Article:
c/o Facebook.com/Help “Where do my promoted posts show up on Facebook? What do they look like?”
Social media blurs private and public, production and consumption, play and work, physical and digital. There. I just saved myself about 500 words worth of work.
Now with this blurring framework in mind, let us take a look at Facebook’s newest feature: Pay-to-Promote posts. (more…)
PJ Rey just posted a terrific reflection on hipsters and low-tech on this blog, and I just want to briefly respond, prod and disagree a little. This is a topic of great interest to me: I’ve written about low-tech “striving for authenticity” in my essay on The Faux-Vintage Photo, reflected on Instagrammed war photos, the presence of old-timey cameras at Occupy Wall Street, and the IRL Fetish that has people obsessing over “the real” in order to demonstrate just how special and unique they are.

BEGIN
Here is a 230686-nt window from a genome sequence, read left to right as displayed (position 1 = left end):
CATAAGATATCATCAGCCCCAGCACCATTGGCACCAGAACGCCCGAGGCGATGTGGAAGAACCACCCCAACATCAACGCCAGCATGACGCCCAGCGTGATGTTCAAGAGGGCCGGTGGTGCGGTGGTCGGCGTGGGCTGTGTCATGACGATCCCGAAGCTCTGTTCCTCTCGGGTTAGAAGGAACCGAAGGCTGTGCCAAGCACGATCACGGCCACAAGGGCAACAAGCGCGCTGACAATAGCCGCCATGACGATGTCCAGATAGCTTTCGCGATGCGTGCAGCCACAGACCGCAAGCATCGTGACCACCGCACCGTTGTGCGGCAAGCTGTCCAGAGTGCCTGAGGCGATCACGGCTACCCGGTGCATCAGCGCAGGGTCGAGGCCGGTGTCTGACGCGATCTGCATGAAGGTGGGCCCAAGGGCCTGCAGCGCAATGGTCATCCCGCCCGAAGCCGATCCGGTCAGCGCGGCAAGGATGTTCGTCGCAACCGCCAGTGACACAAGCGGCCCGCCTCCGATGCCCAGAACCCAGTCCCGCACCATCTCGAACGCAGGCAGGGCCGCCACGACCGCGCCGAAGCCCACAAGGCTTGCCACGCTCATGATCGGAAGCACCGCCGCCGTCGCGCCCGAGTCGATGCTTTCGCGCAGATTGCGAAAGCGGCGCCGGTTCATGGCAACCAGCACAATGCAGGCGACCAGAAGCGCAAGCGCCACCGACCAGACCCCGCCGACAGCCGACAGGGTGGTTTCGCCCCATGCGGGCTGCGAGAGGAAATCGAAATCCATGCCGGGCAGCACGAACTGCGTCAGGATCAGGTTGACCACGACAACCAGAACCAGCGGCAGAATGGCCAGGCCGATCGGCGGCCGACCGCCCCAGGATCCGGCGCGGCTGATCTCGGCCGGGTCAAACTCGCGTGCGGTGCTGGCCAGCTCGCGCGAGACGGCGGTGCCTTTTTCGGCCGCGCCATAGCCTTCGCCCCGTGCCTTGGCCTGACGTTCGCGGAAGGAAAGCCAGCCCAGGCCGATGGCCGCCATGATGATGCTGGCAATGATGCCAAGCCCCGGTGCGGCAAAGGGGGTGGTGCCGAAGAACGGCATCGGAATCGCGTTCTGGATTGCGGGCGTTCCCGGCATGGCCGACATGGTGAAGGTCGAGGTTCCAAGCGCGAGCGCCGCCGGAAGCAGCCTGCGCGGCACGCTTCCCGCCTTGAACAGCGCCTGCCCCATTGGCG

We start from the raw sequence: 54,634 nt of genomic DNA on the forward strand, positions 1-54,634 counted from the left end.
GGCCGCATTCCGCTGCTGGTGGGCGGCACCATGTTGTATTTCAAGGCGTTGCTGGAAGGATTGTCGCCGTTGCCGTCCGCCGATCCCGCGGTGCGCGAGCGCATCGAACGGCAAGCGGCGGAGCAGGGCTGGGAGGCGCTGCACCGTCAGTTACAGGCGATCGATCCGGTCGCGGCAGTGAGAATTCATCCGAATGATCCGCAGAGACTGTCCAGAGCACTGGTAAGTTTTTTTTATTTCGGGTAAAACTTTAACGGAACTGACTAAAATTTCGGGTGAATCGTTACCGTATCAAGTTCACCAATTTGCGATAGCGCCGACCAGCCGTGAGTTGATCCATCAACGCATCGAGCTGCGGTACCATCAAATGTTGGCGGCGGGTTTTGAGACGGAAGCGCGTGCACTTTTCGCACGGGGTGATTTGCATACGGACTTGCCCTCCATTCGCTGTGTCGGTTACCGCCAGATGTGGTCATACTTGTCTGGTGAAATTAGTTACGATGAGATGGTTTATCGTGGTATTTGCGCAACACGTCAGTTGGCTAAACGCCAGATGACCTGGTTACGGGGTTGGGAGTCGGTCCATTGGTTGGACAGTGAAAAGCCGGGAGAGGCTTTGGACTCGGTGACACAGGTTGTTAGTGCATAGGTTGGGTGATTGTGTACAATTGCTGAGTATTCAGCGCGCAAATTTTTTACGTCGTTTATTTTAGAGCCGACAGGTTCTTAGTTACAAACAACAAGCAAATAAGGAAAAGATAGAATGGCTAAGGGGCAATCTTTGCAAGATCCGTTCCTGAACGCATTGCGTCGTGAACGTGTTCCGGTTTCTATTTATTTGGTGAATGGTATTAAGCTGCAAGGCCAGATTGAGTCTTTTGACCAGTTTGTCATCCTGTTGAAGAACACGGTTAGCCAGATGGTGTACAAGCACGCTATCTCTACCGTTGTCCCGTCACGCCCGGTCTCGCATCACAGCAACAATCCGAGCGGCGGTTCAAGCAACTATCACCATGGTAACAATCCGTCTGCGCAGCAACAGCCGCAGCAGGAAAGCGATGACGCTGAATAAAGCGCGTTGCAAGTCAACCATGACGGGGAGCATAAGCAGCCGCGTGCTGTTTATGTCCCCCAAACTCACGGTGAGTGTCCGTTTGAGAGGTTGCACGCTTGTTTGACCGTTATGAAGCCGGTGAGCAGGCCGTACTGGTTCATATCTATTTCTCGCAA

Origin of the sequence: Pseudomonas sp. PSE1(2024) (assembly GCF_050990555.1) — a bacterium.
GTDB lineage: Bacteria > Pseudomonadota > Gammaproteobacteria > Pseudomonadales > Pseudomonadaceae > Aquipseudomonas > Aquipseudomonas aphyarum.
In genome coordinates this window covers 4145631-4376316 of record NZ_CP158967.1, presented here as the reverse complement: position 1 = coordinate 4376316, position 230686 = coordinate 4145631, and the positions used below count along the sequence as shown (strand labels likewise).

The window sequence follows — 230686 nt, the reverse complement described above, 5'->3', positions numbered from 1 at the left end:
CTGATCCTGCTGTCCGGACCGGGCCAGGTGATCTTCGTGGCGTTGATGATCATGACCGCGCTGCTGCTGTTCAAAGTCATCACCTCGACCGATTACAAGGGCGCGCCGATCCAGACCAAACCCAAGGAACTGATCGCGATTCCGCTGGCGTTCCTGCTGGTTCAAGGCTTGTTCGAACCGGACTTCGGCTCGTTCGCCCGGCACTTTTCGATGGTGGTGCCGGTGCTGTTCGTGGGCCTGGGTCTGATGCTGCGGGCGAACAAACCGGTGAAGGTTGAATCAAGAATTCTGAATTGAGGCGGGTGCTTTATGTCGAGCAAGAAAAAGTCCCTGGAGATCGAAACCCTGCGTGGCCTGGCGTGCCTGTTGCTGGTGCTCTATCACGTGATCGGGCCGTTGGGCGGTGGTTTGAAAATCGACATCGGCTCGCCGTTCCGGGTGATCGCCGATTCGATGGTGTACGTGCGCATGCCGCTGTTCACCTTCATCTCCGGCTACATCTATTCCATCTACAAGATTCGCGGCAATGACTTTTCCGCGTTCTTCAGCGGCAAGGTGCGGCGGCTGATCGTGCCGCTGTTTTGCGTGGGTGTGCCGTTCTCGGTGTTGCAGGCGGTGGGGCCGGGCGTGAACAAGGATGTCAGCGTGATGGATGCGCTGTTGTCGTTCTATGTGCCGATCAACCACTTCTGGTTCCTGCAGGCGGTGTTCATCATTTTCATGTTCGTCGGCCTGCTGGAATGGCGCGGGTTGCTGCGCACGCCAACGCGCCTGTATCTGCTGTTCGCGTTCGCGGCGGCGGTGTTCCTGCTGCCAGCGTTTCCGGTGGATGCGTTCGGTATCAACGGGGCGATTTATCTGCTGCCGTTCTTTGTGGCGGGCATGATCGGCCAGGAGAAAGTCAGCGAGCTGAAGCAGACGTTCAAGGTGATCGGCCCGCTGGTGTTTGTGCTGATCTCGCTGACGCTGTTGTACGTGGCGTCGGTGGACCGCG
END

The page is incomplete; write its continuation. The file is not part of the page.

While I appreciate PJ bringing in terrific new theorists to this discussion, linking authenticity and agency with hipsters and technology, I think he focuses too much on the technologies themselves and not enough on the processes of identity; too much on the signified and not where the real action is in our post-modern, consumer society: the signs and signifiers. (more…)